Mumbai, 26 December 2018: Dasra, a strategic philanthropy foundation, hosted the first in a series of multi-stakeholder consultations - ‘Enabling Women’s Access to Justice: Towards Effective and Gender Responsive Policing in India’. Over 25 prominent non-profit leaders, academics and experts in social service, policing and gender studies voiced the need for close engagement with police in order to assist the force to improve its response to women.
Highlighting a key problem, Sriparna Ganguly, Associate Director, Dasra, pointed out “Women get left out of the justice system. Gender bias, high costs, and corruption are keeping women out of the formal system. ‘Enabling Women’s Access to Justice: Towards Effective and Gender Responsive Policing in India’ consultation was hosted to encourage multi-stakeholder engagement for arriving at a common agenda on pathways to make the police system work for women.”
Participants included leaders of non-profit organizations like Association For Advocacy and Legal Initiatives: AALI, Commonwealth Human Rights Initiative (CHRI), Majlis Legal Centre and more. Individual participants included Jacob Punnoose, Indian Police Service (IPS) officer and ex-DGP and State Police Chief (Director General of Police) of Kerala, Dr. M. C. Borwankar, an IPS officer, and representatives from field action projects like RCI-VAW: Resource Centre for Interventions on Violence against Women located at Tata Institute of Social Science (TISS) amongst others.
Pointing to women’s lack of access to justice, Maja Daruwala, Senior Advisor to CHRI said, “Too much injustice in society and too much individual tragedy is perpetuated because of police non-performance and wrong-doing. This cannot go on. The sub-culture within the police has to change and change now. This is the duty of the police leadership. Civil society stands ready to assist.”
Dr. Vipul Mudgal, Director of Common Cause, an organization that works on police reforms, said, “There is a need for rigorous and contemporary research on gender-sensitive policing.” He further added, “Gender diversity drives performance and makes police stations into better workplaces. Women police officers are known for better, smarter decision making, and their presence makes community policing real and collaborative”.
Even when taking note of the constraints that police work under, participants repeatedly pointed to all too common experiences of discriminatory treatment, corruption, intimidation, disrespect and refusal to file FIRs when women turn to the police for help. This institutional bias is validated by numerous studies including the recent Status of Policing in India Report (SPIR) 2018: only 30% of their respondents said they would report gender-based discrimination to police. Daksh’s perception survey in 2017 - Approaches to Justice - shows that only 7% women respondents felt they would file a complaint with the police. Of those who even tried just 36% could while 47% of men were successful.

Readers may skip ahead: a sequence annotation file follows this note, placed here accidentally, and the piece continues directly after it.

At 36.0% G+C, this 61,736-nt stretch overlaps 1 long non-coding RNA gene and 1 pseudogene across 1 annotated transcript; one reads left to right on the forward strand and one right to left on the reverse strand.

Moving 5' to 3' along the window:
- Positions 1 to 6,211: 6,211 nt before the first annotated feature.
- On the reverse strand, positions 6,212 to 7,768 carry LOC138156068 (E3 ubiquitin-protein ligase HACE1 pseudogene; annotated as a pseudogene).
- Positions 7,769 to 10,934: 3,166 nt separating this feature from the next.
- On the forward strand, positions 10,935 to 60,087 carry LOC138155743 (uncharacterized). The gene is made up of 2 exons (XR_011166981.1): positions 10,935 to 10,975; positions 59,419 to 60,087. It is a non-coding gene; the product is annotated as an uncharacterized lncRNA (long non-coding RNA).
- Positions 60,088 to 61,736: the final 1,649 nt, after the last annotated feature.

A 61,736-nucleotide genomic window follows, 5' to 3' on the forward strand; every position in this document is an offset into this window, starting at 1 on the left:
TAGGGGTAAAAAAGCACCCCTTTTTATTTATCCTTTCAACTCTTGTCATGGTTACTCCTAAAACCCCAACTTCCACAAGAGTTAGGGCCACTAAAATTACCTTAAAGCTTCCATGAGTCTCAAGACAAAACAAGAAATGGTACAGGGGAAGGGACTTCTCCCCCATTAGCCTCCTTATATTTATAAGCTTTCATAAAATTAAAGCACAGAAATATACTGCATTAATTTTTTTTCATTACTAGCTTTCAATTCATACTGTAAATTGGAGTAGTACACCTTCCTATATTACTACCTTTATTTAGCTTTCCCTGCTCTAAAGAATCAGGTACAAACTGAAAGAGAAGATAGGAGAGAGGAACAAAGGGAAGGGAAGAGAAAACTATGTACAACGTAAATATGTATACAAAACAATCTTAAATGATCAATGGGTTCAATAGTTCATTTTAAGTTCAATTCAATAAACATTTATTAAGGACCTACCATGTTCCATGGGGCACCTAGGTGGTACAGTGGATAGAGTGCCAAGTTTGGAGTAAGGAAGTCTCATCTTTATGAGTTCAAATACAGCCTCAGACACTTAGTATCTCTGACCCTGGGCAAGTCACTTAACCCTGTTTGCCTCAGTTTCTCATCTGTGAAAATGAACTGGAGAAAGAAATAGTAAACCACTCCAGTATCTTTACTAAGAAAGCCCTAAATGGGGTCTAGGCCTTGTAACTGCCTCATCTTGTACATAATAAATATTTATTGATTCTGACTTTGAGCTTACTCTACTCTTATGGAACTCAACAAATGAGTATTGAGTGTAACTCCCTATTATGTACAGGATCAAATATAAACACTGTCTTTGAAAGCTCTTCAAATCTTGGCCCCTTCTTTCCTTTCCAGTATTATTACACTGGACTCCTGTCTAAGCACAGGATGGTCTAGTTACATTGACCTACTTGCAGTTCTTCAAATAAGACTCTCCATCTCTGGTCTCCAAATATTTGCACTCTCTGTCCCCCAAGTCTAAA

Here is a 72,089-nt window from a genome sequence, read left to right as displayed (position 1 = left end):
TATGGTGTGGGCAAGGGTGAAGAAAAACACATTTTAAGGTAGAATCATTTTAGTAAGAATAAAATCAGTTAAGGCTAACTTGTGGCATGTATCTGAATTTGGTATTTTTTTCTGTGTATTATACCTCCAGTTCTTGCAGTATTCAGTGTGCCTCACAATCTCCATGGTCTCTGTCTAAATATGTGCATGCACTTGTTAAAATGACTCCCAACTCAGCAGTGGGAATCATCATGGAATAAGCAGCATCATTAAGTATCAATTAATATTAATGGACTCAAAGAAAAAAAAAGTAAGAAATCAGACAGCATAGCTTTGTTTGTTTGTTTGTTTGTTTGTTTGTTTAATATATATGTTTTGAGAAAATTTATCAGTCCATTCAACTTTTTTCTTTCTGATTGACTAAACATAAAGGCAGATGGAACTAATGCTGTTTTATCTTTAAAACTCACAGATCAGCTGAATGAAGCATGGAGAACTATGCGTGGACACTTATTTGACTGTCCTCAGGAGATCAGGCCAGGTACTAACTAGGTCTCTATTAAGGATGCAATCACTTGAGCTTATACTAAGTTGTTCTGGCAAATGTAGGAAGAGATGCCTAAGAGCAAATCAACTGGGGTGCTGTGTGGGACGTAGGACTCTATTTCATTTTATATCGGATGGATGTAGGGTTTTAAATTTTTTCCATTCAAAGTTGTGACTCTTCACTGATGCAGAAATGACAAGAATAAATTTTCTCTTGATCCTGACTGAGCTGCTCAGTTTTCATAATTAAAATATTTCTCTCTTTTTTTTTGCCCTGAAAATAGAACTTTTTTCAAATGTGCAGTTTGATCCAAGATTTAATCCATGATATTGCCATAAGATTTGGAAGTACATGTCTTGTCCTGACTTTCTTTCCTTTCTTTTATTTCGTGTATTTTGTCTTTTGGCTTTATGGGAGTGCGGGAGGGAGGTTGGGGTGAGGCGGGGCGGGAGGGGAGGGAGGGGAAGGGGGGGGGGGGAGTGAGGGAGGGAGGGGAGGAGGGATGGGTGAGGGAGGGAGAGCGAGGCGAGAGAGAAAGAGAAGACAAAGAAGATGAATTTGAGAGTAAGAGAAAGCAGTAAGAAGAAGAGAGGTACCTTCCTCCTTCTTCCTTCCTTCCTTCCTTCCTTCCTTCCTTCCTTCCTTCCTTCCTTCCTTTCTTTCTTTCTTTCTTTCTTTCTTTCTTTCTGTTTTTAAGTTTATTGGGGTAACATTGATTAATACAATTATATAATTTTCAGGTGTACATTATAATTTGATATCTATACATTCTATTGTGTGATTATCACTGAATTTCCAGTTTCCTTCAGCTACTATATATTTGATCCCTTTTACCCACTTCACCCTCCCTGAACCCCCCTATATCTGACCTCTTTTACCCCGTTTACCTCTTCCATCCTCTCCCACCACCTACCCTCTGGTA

Over the next six months, Dasra’s Democracy and Governance Collaborative will deepen its focus on addressing barriers to women’s access to justice through a series of similar consultations.
In the last three years, the Collaborative has focused on the following initiatives to aid extension of justice to marginalized communities:
At the consultation, participants explored not only the challenges faced by women demanding justice but also some solutions that are required to make the police work for the women. Following are the key highlights from the consultation:
What stops women from approaching the police and police station?
In this session, women complainants and participants from the civil society organizations put forward how social, economic and political factors affect access to the police and police station. The key areas of the discussion were refusal and delay in filing the First Information Report (FIR), fear of judgement by the police force, corruption at various levels, and lack of awareness of laws and sensitivity of the police force. A key standout discussion area was the lack of accountability of the police force that heavily affects the long winding process to file an FIR and negative perception around it.
Steps for Gender Responsive Policing in India
Senior officers from the Indian Police Service (IPS) and members of the civil society organizations presented their ideas and suggested innovative solutions for creating gender-responsive law enforcement. The panelists recognized below areas as possible solutions and areas of focus:
Collaborative action to enable access to justice
The multi-stakeholder consultation also conducted an active dialogue about space for collaborative action to implement the best practices across India to ensure access to police and police stations for women. First-hand experiences shared by activists, senior police officers and researchers enriched the understanding of challenges faced by women in seeking justice and provided a direction to initiate collaborative action. Below four areas were recognized as priorities:
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Dasra, meaning ‘enlightened giving’ in Sanskrit, is a pioneering strategic philanthropic organization that aims to transform India where a billion thrive with dignity and equity. Since its inception in 1999, Dasra has accelerated social change by driving collaborative action through powerful partnerships among a trust-based network of stakeholders (corporates, foundations, families, non-profits, social businesses, government, and media). Over the years, Dasra has deepened social impact in focused fields that include adolescents, urban sanitation and governance and has built social capital by leading a strategic philanthropy movement in the country. For more information, visit www.dasra.org